July 26, 2019

Today the New York Times published an opinion piece by Sonia Nazario, Pulitzer Prize winning author and our good friend. For those of us who love Honduras, it is not an easy read. The article paints a bracing picture of gang control and corruption within the Honduran health, education, and security sectors and how it affects individual lives in Honduras. Sonia highlights the work of AJS and cites Honduran staff along with AJS board member and former ambassador, James Nealon.

Sonia’s opinion piece comes in response to the recent decision by the US government to cut all aid to Honduras (as well as Guatemala and El Salvador) as an attempt to stem the flow of  Hondurans to the US border. She argues that the problems Honduras faces are a result of rampant corruption and if the US wants Honduras to improve, it should support initiatives that combat that corruption - and we agree. 

The stories of corruption in the article focus on Nueva Suyapa, the community where we have lived the past 20 years. We know the people Sonia mentions and the struggles they face every day. This is a difficult reality to read, but it is accurate.

Thankfully, it is not the whole story. There is so much good that goes unmentioned - in our neighborhood of Nueva Suyapa and in Honduras as a whole. So many Hondurans are committed to stopping the corruption that is bringing down their country and we see that every day as well. 

Kurt and I have a deep and abiding hope that Honduras will one day be a place where all its people flourish. This hope does not come from a place of gullibility or an unwillingness to face facts, but from our experience over the last 20 years working for justice with our Honduran colleagues.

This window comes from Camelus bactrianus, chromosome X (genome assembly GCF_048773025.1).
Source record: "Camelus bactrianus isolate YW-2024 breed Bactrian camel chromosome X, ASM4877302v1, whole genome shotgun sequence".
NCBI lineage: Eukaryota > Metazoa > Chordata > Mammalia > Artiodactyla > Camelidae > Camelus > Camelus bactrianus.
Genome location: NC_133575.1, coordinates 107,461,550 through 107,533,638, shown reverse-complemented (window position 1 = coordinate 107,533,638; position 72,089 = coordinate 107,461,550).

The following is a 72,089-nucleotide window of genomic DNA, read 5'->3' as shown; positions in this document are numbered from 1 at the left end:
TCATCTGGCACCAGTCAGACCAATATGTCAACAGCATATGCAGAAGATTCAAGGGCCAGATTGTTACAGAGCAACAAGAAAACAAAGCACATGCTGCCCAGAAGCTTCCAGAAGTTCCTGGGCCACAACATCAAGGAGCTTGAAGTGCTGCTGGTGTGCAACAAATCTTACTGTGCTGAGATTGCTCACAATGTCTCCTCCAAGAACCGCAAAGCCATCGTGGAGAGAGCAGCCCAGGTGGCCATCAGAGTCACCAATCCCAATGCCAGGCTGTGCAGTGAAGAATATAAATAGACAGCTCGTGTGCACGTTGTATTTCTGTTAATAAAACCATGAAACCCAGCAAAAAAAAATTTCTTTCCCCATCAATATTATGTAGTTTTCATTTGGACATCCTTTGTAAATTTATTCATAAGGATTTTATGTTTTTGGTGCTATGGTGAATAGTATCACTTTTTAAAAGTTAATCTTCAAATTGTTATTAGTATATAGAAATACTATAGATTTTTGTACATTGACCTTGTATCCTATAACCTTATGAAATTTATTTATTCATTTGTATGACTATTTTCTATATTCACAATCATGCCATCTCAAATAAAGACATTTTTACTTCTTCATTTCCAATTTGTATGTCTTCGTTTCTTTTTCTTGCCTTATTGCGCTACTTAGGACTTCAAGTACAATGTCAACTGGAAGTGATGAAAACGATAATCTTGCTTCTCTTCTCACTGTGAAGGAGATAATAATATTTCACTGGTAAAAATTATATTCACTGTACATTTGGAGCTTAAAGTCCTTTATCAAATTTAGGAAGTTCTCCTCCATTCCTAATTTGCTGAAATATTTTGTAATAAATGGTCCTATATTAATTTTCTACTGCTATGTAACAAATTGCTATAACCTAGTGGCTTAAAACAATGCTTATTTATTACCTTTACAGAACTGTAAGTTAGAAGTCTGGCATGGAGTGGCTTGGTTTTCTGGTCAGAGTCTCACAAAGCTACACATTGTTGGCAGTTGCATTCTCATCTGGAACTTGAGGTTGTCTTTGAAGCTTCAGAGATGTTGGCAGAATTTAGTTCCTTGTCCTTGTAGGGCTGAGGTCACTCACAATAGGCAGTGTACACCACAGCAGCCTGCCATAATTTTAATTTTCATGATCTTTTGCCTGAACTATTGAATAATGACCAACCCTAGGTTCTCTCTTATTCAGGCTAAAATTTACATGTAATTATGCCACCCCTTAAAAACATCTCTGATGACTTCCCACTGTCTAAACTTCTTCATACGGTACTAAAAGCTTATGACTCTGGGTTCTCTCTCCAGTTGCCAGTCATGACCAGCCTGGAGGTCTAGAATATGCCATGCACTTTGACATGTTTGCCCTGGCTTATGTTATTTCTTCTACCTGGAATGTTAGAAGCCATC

We have hope because God is in control and He is a God who blesses efforts to bring justice where injustice reigns.

We have hope because so many of our Honduran friends and colleagues have not lost hope. People like the bus owner in Sonia’s article who keeps calling the police to catch the gangs who are extorting him, and the overworked mother who keeps showing up at her son’s school to make sure the teachers show up. People like our best friend, Carlos Hernández, who speak truth even to the highest powers of Honduras including President Juan Orlando Hernández.

And, we have hope because we have seen that when people stand up, change happens.

  • Omar Rivera and the police purge commission removed over 5,000 corrupt police from a 13,000 member force

  • A coordinated and creative effort brought homicide rates down by over 50% in five years and led to the Honduran police adopting AJS’ innovative community-based model for violence reduction 

  • An AJS outcry over a shady bidding process halted the awarding of a 10-year, $9 million a year medicine contract due to lack of transparency

We have learned a few things in our work in Honduras that help us to hold on to hope even when the news is hard to hear: Lesson one is that when we push forward for justice, those who are abusing power will push back. That pushback comes through in Sonia’s reporting and perhaps signals that we have started to make some positive change. Second, change is fragile and we must stand vigilant to protect and build on the progress we make.

Now is the time to sustain change, to continue to stand with brave Hondurans who are fighting daily to make Honduras a better place. Sonia’s piece mentioned the threats to AJS funding, due to the cuts of US government aid, and the need to continue AJS’s work. Will you consider a gift to support us and to stand with Hondurans in this crucial time? 

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With Gratitude,

Kurt Ver Beek and Jo Ann Van Engen

AJS Co-Founders

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The New York Times published an opinion piece by Sonia Nazario, Pulitzer Prize winning author and also our good friend, about the problems facing Honduras. For those of us who love Honduras, it is not an easy read - but we have seen change and we remain hopeful.